Metric of the Month: Reduce Scrap and Rework Costs

Even the top performing organizations are not able to get down to zero percent for scrap and rework.

Figure 1

Scrap and rework is defined as material that is added into production but is not part of a finished product. Because the cost of this scrap material does not add value to the organization, it gets included in the calculation for the total cost of quality, or poor quality.  This measure sums all costs associated with poor quality or product failure, including rework, scrap, warranty costs and other costs incurred in preventing or resolving quality problems.

As Figure 1 shows, top performers spend 0.6 percent of sales on scrap and rework, compared to bottom performers who spend 2.2 percent. For an organization with $2 billion in annual sales, that is $32 million a year being wasted on scrap and rework that could be better spent elsewhere in the organization.

Even the top performing organizations are not able to get down to zero percent for scrap and rework. Therefore, these organizations implement production schedules that integrate lost time due to scrap, rework and retesting. As a baseline, though, they also ensure that documented, consistent processes and practices are used to drive consistency in production output. Another key practice is ensuring that any manufacturing or engineering changes are clearly communicated throughout the supply chain.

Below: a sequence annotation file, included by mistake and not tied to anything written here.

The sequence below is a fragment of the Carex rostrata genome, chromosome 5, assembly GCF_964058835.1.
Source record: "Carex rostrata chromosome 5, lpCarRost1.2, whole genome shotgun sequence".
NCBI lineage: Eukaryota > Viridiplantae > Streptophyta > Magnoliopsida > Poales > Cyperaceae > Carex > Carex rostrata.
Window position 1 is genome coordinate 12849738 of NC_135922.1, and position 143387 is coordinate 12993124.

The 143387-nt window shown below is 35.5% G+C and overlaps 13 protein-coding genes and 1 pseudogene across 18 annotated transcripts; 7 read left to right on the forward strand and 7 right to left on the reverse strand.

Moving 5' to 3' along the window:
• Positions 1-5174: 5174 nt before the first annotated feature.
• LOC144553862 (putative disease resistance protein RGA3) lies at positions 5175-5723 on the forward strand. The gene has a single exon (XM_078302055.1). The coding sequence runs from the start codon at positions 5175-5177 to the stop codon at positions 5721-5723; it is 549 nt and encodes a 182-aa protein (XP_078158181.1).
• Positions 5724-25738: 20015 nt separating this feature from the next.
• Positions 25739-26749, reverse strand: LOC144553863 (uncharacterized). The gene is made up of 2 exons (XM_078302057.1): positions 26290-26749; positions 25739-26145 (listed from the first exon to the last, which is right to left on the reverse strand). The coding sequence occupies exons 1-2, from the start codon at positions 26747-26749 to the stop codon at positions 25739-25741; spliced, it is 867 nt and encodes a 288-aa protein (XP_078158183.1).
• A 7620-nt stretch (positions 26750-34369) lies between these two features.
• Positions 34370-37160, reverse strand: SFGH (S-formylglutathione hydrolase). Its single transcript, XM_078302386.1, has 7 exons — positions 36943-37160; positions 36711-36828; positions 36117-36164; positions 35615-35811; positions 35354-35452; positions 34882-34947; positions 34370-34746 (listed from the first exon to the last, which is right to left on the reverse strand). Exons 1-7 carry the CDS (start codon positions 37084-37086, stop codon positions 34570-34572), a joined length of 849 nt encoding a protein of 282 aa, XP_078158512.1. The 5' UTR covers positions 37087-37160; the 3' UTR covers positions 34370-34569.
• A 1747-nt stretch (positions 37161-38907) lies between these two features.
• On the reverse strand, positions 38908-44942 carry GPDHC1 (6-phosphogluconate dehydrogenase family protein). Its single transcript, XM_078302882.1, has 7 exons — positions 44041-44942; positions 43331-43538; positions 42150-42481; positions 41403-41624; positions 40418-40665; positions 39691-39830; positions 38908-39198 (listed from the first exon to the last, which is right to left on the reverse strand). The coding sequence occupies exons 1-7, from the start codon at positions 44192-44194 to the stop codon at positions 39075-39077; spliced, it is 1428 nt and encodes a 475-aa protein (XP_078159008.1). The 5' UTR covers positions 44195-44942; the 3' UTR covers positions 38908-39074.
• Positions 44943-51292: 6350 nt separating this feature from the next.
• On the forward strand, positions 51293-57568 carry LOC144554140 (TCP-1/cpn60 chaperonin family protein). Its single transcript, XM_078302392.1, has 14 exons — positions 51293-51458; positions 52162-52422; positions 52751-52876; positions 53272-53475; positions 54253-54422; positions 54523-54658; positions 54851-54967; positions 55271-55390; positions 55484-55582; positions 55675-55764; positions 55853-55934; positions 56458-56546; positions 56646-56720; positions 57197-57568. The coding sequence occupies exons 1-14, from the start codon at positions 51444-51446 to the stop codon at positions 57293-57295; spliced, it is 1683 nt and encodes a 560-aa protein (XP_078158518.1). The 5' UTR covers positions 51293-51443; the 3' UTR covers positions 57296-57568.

Top performers also improve performance by applying quality management techniques to reduce defects and costs related to scrap and rework. One proven tactic is taking a “5S” approach, a lean manufacturing tool that improves workplace efficiency and eliminates waste. Another is implementing Kaizen methods. Kaizen, the Japanese term for improvement, refers to small-step continuous improvement focused on finding and eliminating waste

For organizations that have outsourced manufacturing to a third party, it is critical to ensure accurate and complete documentation is provided for all products, including drawings, datasheets, work instructions, bills of material and other details. Inadequate documentation and instructions can lead to rework and scrap.

In addition, to ensuring manufacturing processes are lean and in control, quality methods are deployed and outsourced manufacturers are on the same page, it is also useful to look at possible supplier issues and correct any problems at the source to avoid issues later in the supply chain that could result in scrap and rework.